Salmon has Vikings swimming upstream

Keino Salmon is ready to be a leader for the Northeast football team this year. CONTRIBUTED PHOTO

Keino Salmon has a knack for stepping in when needed.

Salmon is a senior at Northeast High School, and throughout his career, he jumped at playing any position when the Vikings needed someone to step up.

This year, the Vikings didn’t need him to change positions, but they did need him to fill a role he hadn’t really done before.

Northeast had some top talent decide to forgo playing this spring. Among them are Texas A&M recruits, wide receiver and defensive back Tyreek Chappell and two-way end Elijah Jeudy.

They were both leaders and now they’re not there. Salmon is happy to fill the role.

“I think I’m going to be a really good leader because I’ve been here for four years and I’ve learned from so many great leaders,” said Salmon, who lives in West Philadelphia. “I’ve been here since freshman year, playing junior varsity. I’ve been here since we became them dogs. We’ve become one of the best team in the city. We are good because we have talent, but we’re also really organized and we practice hard. We have great coaches, but we’ve always had great leaders, too.

“I like being a leader. I knew I was going to have to do it because I’m a senior, but even more when we found out some guys weren’t playing. Shoutout to those guys, they’re great people and great guys, but we’re just as good without them because we’re going to keep putting in the work. We miss them, but we’ll be OK. Any team that thinks we’re not going to be as good because they’re not here, they’ll find out.”

West Catholic can attest to that.

Playing spring football, the Vikings got off to a great start on Saturday when they beat the Burrs 36-0 on opening day.

Salmon scored a touchdown at running back and made five stops on defense, but he was quick to point out it wasn’t the Salmon show. He credits the victory to a team effort.

“We still have a lot to get better at, but we did pretty good, I think, for the first game,” Salmon said. “The defense, we don’t care about shutouts, we want to shut everyone out. That’s our goal, and I think we have a really good defense. West is a good team, but we were able to stop them most of the time.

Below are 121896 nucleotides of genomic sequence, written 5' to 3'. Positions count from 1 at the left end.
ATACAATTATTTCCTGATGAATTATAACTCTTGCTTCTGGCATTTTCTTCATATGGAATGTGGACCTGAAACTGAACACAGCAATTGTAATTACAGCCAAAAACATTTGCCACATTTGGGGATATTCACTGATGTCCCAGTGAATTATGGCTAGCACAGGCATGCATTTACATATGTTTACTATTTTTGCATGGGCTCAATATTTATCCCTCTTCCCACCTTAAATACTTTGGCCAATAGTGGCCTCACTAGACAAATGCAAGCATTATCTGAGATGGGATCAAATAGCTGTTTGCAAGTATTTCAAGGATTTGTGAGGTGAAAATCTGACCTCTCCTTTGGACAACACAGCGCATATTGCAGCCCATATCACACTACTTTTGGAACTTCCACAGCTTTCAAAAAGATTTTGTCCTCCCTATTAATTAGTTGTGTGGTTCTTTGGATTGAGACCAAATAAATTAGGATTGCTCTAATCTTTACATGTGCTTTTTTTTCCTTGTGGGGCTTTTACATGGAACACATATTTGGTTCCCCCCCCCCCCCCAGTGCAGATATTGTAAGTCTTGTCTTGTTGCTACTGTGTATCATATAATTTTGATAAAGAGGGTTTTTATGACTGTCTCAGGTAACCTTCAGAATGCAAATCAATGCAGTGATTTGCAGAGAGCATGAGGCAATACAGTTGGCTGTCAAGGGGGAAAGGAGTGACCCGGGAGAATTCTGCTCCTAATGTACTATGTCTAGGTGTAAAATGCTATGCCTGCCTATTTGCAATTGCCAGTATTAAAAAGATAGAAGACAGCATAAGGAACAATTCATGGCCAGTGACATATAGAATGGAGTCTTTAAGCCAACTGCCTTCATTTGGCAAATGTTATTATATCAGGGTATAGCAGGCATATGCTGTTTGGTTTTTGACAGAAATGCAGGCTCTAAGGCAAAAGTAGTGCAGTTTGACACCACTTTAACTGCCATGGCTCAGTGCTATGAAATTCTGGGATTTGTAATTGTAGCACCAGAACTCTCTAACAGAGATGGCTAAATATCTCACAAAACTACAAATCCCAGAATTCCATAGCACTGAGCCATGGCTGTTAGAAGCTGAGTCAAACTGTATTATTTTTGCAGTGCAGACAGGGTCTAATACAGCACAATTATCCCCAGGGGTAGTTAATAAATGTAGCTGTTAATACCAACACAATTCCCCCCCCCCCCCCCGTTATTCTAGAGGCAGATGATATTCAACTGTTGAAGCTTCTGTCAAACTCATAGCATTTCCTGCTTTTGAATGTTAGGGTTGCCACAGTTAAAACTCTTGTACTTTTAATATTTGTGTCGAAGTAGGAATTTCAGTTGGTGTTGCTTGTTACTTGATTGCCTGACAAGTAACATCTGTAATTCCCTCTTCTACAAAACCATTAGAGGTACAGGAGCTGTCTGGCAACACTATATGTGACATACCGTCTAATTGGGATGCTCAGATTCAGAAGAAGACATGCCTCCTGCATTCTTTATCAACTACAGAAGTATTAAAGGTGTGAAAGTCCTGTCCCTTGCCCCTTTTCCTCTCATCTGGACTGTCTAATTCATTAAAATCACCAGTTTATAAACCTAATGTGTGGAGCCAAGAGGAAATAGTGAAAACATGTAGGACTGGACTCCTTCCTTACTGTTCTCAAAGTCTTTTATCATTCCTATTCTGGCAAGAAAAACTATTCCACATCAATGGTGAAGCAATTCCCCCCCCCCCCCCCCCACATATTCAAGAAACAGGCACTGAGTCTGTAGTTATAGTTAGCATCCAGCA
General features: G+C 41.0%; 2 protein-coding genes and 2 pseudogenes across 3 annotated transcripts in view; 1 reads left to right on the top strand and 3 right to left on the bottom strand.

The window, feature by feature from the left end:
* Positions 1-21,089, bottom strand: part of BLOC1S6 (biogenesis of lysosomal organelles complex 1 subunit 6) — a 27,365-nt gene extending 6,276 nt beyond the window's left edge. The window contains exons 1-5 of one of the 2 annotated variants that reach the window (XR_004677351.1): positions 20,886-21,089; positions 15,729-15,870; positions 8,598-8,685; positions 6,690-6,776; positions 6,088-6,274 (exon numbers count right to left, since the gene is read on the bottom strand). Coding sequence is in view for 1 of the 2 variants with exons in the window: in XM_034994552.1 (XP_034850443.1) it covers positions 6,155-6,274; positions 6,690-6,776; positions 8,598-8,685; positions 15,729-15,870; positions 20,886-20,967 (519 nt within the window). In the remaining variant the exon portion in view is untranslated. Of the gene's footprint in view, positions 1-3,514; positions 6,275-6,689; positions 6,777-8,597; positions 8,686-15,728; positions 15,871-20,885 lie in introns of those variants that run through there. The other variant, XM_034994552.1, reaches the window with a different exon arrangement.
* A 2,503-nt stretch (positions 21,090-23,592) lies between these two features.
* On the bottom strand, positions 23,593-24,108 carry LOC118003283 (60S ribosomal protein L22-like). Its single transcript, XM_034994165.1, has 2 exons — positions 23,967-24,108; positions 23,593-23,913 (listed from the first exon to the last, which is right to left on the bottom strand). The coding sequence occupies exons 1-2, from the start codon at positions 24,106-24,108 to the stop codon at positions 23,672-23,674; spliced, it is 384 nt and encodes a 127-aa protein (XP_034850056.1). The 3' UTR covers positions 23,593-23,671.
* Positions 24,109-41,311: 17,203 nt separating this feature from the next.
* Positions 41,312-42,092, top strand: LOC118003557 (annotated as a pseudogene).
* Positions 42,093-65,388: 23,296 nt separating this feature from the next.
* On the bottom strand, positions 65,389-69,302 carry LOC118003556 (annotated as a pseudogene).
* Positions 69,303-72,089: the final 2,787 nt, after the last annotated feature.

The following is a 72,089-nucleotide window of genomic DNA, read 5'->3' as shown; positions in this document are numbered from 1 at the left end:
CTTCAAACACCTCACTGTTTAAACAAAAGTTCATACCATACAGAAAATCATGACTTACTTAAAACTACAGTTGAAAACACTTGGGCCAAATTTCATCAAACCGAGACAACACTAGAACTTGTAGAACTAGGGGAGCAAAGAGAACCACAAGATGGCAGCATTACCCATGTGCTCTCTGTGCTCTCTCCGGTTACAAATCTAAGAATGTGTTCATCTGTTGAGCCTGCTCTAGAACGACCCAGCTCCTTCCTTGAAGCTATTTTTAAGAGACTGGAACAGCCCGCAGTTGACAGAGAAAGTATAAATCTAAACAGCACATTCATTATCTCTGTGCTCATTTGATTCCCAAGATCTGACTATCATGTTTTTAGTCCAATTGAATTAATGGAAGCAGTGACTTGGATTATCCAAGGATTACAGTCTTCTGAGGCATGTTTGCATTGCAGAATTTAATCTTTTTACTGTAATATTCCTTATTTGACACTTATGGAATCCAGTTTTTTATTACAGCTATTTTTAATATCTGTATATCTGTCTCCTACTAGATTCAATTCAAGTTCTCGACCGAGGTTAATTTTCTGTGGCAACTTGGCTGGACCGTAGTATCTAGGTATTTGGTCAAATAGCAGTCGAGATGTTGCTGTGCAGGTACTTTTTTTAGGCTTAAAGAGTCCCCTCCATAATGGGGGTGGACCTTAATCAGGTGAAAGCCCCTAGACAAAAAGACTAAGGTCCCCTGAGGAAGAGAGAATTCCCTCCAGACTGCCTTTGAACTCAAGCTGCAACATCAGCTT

“But I was glad to play. I wanted to play so bad. When we found out we weren’t playing (in the fall), we were devastated. I was upset. I was happy today, I was happy for us and I was happy for West Catholic. We wanted to play, they wanted to play. I’m happy we won, but man, I’m happy we were able to play.”

Salmon was his usual self in the opener, doing anything he can to help the team.

He played running back on offense, played a few positions on defense, mostly outside linebacker, but also some middle linebacker and strong safety, and was also on just about every special team unit.

“When I was playing running back, a lot of people didn’t know I ran the ball, so it was fun to do that,” Salmon said. “I’ve been running since I got here freshman year, but not everyone knew that. And defense, that’s what I love.”

Salmon was also quick to give praise to some of his coaches after the game.

The win over West marked the first as head coach for Eric Clark, who took over for Phil Gormley after last year.

He’s still very fond of Gormley, whom he met when he was in eighth grade when Salmon was playing for Fox-Rok.

And he also said his position coach Seth Shapiro has proven to be a great mentor during his entire time with the team.

“When I first got here, I was a young kid always at the back of the line during drills and (Shapiro) saw something on me and kind of brought me along to make me better,” Salmon said. “He’s my guy, he’s been my guy the whole time I’ve been here. He’s hard on me, he’s definitely hard on me, but he’s a great coach who helped me a lot.

“Coach Clark is my guy. He’s a great coach. He’s been here for years, he’s doing great as a head coach. And I miss (Gormley), too. He’s my guy, too. All of the coaches here look out for you.”

It was a great start to the season for the Vikings, but Salmon isn’t ready to start any championship speech yet.

Northeast has a tough schedule and now it’s against Public League foes, so the stakes will even be higher because he wants to prove his squad is the best.

Salmon also wants to find a school to continue his football career. He may major in business, but he’s not even close to ready to declaring it. He does know he wants to play football.

“I’ve talked to a lot of coaches, I was lucky, I had film from my junior year, I’m more worried about the guys who didn’t have tape because the season was moved to the spring,” Salmon said. “I want to play safety in college. I think. Or running back. Safety and running back if I can.

“I am more worried about this year. I’ll definitely get a school, I want to make sure we have a really good season. I want to have a great season for me, but more for the school. I want people to know we’re dogs and we’re going to fight you. We have a good team and we’re coming to show everyone that.”